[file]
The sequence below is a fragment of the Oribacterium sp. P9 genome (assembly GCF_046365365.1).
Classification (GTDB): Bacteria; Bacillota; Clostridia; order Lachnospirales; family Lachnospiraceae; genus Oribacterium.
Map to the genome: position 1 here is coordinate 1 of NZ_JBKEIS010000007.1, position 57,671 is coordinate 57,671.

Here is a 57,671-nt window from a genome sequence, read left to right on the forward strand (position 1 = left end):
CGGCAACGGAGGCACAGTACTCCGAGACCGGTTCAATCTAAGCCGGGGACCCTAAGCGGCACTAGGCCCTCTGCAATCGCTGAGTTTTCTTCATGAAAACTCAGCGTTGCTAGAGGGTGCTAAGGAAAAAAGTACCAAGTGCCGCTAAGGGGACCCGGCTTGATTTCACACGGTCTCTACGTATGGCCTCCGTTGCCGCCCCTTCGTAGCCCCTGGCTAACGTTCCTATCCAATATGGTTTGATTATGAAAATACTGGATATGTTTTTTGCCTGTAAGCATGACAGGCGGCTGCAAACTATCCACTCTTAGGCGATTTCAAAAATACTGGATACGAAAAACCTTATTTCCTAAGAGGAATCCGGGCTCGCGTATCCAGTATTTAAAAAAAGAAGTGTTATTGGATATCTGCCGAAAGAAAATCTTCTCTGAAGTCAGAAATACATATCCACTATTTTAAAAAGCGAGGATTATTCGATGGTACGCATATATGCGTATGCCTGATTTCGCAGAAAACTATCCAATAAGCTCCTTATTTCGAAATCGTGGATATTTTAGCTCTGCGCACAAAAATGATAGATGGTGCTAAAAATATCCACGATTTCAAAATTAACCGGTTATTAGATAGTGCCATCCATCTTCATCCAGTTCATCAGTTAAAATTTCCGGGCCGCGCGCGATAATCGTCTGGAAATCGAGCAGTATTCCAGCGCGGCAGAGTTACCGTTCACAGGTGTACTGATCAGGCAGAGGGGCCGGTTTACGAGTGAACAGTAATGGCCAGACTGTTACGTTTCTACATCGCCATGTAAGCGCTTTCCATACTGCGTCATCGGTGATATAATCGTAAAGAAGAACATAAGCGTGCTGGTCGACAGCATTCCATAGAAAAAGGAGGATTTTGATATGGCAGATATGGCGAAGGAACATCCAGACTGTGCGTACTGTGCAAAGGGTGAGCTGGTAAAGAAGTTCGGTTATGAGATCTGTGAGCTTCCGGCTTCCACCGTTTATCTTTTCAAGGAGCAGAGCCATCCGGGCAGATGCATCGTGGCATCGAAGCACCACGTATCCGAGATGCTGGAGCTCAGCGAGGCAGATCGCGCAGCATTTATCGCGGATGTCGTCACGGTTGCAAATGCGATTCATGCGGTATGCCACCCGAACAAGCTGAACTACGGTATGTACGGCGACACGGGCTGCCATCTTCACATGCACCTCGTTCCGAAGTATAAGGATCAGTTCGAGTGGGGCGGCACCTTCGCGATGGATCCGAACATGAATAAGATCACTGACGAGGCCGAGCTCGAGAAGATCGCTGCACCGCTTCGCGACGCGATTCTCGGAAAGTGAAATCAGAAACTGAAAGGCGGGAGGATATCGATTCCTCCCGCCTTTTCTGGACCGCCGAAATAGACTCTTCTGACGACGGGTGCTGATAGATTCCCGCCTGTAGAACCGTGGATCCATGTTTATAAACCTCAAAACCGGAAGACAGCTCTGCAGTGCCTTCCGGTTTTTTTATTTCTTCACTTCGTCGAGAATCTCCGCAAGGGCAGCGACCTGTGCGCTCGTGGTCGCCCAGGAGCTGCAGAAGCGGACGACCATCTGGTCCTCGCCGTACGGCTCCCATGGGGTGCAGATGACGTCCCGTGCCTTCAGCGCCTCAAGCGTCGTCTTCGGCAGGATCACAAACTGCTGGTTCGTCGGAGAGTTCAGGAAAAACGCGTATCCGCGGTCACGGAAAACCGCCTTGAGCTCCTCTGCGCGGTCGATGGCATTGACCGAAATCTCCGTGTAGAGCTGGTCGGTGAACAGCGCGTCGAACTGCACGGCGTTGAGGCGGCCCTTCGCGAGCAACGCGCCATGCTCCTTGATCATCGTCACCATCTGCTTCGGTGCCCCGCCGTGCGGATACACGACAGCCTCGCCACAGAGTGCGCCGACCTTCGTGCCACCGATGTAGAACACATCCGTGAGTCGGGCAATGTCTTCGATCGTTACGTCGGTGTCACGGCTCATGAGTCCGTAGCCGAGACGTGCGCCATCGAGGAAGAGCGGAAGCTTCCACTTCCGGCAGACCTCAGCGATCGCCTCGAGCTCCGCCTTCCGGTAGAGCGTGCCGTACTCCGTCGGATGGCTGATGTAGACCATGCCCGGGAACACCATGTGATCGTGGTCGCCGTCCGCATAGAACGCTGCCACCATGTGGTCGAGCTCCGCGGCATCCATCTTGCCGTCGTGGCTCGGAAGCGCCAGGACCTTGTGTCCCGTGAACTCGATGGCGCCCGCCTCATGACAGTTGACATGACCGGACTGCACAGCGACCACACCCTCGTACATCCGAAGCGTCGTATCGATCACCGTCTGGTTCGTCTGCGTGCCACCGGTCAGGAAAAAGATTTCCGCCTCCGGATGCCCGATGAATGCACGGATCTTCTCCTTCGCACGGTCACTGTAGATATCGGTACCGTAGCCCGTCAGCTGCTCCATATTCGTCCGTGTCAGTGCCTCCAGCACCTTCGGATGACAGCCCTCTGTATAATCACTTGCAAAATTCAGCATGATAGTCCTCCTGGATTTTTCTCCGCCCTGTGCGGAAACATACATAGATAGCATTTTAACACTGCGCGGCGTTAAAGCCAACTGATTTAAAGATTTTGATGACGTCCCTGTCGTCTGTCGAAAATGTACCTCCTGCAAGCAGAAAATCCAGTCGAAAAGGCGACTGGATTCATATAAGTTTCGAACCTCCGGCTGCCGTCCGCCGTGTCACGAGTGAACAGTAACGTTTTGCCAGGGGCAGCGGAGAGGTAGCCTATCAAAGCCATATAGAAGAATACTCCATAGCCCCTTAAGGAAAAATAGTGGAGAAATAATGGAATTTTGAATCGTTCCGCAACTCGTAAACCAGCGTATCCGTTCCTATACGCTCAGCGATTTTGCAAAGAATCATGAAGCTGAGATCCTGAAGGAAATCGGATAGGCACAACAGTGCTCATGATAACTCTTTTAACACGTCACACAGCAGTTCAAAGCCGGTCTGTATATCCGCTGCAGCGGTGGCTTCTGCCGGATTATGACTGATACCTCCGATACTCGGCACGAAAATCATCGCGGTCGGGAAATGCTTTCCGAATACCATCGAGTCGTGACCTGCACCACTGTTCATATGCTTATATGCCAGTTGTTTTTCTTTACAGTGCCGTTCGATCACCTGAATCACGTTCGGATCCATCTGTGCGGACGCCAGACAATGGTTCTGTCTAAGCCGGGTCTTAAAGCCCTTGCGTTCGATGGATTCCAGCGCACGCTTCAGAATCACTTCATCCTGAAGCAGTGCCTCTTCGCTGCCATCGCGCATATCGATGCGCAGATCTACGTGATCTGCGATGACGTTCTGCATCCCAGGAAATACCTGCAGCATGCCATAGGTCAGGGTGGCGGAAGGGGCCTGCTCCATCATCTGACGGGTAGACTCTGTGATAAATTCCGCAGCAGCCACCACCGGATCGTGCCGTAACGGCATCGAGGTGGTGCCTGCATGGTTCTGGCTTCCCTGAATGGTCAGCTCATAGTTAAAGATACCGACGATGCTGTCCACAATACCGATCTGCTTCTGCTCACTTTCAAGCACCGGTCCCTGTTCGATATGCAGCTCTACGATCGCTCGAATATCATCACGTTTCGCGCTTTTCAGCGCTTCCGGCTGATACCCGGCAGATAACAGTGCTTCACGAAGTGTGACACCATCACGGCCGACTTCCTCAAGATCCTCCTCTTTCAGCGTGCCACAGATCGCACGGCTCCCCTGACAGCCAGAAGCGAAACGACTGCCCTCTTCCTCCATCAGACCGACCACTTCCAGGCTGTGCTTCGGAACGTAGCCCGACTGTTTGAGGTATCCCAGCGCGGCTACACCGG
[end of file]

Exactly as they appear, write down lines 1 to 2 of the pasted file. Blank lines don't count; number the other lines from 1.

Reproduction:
The sequence below is a fragment of the Oribacterium sp. P9 genome (assembly GCF_046365365.1).
Classification (GTDB): Bacteria; Bacillota; Clostridia; order Lachnospirales; family Lachnospiraceae; genus Oribacterium.